Though ceramic lasts one to five years, depending on the brand, it is harder, so if there are scratches, then the hardness makes brittle chemical compounds retain those scratches. Accordingly, bugs and humidity can become a problem, weakening your ceramic layer and forcing you to reapply within a year anyway.
That said, this is a specific circumstance. Generally, you can expect ceramic to outlast teflon. So then—what’s going to be the best choice for you and your vehicle? Well, at this point, we might want to look at a few other factors.
The Nitty-Gritty On Teflon And Ceramics, Including Price
Teflon coatings have as their base synthetic wax, ceramic clear coats use a silicon base. The thickness of Teflon is actually less than ceramic at .2 microns. Meanwhile, ceramic coatings are at 2 microns. You’ll see five to eight months of positive effect from the teflon option, whereas the ceramic solution will keep going for one to five years. But what of price?
Well, you’ll find that Teflon is about 25% the cost of ceramics. Most ceramic nanoparticle hydrophobic clear coats are going to last about two years; only the cheap ones will last a year—some last up to five. The Teflon coat is at 5 to 8 months, meaning for the cost of ceramics, you get 32 months—max—of protection, and 20 months minimum.
Basic Ceramics outperform basic Teflon for your car or bike at the 2 year / 5 month level. The difference is, you’ll have to take a day or two off to apply a new coat of Teflon every five to six months, whereas with Ceramics, you’ll only need to do this one to five times in five years. Essentially, the two options are neck-and-neck unless you go with “cream of the crop” solutions.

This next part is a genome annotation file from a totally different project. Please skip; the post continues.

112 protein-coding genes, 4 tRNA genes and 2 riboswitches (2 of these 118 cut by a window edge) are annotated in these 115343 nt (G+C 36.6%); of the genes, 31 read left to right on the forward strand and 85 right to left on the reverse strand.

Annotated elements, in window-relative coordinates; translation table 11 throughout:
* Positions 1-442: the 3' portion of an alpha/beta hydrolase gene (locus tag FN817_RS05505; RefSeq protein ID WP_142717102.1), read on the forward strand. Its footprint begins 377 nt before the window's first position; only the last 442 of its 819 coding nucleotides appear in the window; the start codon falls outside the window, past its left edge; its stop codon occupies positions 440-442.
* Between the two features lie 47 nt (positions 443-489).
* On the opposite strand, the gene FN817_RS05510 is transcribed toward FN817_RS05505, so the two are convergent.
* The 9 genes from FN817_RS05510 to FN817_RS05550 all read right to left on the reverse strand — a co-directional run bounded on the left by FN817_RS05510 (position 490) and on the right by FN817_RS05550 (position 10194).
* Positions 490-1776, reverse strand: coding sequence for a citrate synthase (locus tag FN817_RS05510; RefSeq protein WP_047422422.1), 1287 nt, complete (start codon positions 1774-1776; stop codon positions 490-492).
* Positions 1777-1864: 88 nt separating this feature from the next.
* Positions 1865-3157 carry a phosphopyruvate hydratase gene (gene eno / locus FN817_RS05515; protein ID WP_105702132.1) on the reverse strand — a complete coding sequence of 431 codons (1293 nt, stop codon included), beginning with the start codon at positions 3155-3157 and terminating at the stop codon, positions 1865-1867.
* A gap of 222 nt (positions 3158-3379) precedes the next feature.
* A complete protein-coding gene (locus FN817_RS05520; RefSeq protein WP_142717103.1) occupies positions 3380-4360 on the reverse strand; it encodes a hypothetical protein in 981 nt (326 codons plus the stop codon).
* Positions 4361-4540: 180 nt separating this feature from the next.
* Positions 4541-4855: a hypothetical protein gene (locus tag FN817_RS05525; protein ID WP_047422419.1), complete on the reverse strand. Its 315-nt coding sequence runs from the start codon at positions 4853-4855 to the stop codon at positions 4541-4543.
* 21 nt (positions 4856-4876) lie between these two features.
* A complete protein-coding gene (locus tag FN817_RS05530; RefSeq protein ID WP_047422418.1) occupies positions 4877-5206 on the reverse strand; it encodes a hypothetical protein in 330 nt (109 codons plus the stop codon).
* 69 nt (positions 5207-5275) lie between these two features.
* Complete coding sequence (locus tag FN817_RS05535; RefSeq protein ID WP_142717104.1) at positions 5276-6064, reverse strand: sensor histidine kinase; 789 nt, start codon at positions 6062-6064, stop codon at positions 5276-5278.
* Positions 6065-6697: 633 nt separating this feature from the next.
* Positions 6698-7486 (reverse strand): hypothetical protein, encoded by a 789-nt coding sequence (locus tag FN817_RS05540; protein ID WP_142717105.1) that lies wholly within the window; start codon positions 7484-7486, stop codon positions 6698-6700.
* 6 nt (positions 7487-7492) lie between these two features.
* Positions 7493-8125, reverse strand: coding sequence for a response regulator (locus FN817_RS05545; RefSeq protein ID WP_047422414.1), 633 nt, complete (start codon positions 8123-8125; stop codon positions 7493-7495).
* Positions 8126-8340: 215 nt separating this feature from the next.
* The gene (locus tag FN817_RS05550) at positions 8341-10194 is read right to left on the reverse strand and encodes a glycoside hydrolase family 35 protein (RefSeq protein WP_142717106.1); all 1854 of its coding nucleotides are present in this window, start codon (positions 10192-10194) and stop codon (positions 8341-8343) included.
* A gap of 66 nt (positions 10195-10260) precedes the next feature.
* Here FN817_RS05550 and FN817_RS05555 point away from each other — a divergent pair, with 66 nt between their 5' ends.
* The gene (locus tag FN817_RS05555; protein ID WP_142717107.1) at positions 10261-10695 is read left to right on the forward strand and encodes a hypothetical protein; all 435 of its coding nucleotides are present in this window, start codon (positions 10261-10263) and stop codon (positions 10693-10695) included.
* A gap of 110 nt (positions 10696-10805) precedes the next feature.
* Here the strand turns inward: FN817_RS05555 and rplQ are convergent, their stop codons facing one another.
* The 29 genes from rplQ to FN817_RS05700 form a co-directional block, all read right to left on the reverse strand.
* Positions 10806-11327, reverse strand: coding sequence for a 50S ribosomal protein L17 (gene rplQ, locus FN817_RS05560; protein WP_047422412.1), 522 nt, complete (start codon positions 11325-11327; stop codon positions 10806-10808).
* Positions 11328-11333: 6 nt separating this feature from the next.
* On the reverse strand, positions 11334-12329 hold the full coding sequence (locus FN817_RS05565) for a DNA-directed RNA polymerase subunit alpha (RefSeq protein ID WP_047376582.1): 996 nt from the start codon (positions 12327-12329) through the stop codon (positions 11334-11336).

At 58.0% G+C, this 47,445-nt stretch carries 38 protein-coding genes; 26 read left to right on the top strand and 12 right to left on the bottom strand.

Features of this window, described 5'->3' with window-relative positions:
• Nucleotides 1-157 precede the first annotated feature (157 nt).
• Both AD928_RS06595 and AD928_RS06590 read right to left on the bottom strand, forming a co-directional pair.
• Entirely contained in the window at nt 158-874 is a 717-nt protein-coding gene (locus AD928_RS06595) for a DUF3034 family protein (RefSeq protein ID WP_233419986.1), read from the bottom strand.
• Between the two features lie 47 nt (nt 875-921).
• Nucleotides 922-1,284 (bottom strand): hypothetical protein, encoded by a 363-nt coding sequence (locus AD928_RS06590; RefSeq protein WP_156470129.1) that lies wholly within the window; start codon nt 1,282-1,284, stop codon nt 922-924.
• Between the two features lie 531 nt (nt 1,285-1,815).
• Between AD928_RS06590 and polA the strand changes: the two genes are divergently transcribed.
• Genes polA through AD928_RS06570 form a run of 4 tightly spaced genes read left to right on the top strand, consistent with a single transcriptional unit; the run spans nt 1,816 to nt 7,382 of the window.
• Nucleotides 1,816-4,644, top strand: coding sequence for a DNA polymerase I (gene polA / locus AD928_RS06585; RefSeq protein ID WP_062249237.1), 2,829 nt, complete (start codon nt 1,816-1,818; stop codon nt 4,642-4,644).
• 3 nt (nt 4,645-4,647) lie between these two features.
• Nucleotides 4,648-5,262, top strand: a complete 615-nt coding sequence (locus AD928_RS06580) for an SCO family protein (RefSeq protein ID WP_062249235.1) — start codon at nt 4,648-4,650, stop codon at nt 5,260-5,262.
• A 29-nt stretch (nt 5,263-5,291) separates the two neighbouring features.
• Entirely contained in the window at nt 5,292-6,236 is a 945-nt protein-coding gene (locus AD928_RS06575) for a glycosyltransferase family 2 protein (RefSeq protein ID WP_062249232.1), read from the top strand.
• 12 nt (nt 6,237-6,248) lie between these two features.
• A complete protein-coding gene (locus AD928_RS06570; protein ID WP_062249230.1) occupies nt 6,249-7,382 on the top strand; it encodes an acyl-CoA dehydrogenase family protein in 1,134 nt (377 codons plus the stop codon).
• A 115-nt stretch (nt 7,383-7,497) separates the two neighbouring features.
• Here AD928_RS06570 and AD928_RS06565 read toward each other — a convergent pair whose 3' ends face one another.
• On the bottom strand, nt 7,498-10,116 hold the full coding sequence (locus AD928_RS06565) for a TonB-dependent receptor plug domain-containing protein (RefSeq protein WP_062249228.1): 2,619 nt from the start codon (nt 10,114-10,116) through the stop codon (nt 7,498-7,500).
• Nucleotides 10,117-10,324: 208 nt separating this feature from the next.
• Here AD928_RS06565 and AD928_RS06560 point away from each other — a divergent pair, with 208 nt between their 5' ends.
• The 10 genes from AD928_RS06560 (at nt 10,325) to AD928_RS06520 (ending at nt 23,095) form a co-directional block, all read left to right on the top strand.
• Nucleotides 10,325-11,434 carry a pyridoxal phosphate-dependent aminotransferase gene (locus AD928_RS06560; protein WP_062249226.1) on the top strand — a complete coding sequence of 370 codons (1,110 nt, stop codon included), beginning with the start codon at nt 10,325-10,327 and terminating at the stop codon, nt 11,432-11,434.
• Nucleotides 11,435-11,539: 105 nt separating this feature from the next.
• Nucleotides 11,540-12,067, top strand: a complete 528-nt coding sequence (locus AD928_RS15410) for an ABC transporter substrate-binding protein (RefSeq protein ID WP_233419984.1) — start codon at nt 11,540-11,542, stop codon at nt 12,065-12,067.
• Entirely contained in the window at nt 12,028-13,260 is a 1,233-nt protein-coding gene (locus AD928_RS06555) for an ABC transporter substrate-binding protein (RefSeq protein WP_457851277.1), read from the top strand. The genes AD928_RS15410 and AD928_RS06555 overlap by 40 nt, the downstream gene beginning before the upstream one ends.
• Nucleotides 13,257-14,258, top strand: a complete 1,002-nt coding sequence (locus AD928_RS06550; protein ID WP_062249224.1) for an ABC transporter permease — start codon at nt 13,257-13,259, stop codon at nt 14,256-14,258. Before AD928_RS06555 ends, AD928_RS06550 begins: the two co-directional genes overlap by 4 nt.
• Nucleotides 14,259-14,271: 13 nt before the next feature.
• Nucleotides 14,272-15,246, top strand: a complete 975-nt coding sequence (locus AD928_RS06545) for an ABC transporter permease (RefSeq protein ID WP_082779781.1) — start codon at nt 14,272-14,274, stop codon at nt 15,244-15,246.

Informing Your Selection
In order to make the best choice, you want to get a little consultation on your side. A great resource for things like protective coatings is this article on car coating from CARPRO. You can leverage top-tier industry advice pertaining to multiple coatings and vehicle types against the situation you’re presently considering.
Different vehicles, different geographical locations, different weather patterns, and different vehicle owners have different preferences. While there is less inconvenience in terms of the time spent applying coatings, and their effectiveness, as pertains to ceramic options, that doesn’t totally disqualify Teflon solutions.
Some vehicle owners actually enjoy the process of cleaning and buffing their vehicle, then applying a new coat of protective chemicals. Some people want to apply these protections once and forget about them. Some are forced to switch between either alternative depending on the situation where the majority of their driving occurs.
What you want to do is weigh the options available and make an informed choice from the best of them. There are advantages to either option, so do a little research, and find out what’s going to fit your particular situation best.